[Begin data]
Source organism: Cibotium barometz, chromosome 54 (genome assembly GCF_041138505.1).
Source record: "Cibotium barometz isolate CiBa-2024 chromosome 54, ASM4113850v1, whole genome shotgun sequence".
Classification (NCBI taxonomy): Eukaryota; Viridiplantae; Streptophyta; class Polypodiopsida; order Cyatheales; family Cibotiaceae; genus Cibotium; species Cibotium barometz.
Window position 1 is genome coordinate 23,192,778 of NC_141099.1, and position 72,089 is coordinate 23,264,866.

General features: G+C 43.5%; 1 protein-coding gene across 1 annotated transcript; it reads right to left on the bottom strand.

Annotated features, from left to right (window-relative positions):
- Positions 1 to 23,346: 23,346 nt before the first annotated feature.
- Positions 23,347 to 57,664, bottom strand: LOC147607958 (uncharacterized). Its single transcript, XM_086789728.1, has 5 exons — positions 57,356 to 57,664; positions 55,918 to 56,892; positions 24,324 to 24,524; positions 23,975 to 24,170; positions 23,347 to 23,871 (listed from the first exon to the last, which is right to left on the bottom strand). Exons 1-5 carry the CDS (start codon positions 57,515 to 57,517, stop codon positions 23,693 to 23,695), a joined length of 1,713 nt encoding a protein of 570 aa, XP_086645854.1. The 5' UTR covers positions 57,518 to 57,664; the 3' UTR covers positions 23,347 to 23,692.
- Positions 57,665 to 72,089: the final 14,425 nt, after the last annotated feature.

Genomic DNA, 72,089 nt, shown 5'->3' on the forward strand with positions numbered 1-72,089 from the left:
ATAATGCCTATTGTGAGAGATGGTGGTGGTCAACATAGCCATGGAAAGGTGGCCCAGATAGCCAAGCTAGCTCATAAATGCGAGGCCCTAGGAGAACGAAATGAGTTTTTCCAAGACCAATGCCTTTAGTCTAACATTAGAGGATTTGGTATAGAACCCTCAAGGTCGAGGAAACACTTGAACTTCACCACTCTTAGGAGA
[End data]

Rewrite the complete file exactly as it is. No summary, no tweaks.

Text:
Source organism: Cibotium barometz, chromosome 54 (genome assembly GCF_041138505.1).
Source record: "Cibotium barometz isolate CiBa-2024 chromosome 54, ASM4113850v1, whole genome shotgun sequence".
Classification (NCBI taxonomy): Eukaryota; Viridiplantae; Streptophyta; class Polypodiopsida; order Cyatheales; family Cibotiaceae; genus Cibotium; species Cibotium barometz.
Window position 1 is genome coordinate 23,192,778 of NC_141099.1, and position 72,089 is coordinate 23,264,866.

General features: G+C 43.5%; 1 protein-coding gene across 1 annotated transcript; it reads right to left on the bottom strand.

Annotated features, from left to right (window-relative positions):
- Positions 1 to 23,346: 23,346 nt before the first annotated feature.
- Positions 23,347 to 57,664, bottom strand: LOC147607958 (uncharacterized). Its single transcript, XM_086789728.1, has 5 exons — positions 57,356 to 57,664; positions 55,918 to 56,892; positions 24,324 to 24,524; positions 23,975 to 24,170; positions 23,347 to 23,871 (listed from the first exon to the last, which is right to left on the bottom strand). Exons 1-5 carry the CDS (start codon positions 57,515 to 57,517, stop codon positions 23,693 to 23,695), a joined length of 1,713 nt encoding a protein of 570 aa, XP_086645854.1. The 5' UTR covers positions 57,518 to 57,664; the 3' UTR covers positions 23,347 to 23,692.
- Positions 57,665 to 72,089: the final 14,425 nt, after the last annotated feature.

Genomic DNA, 72,089 nt, shown 5'->3' on the forward strand with positions numbered 1-72,089 from the left:
ATAATGCCTATTGTGAGAGATGGTGGTGGTCAACATAGCCATGGAAAGGTGGCCCAGATAGCCAAGCTAGCTCATAAATGCGAGGCCCTAGGAGAACGAAATGAGTTTTTCCAAGACCAATGCCTTTAGTCTAACATTAGAGGATTTGGTATAGAACCCTCAAGGTCGAGGAAACACTTGAACTTCACCACTCTTAGGAGA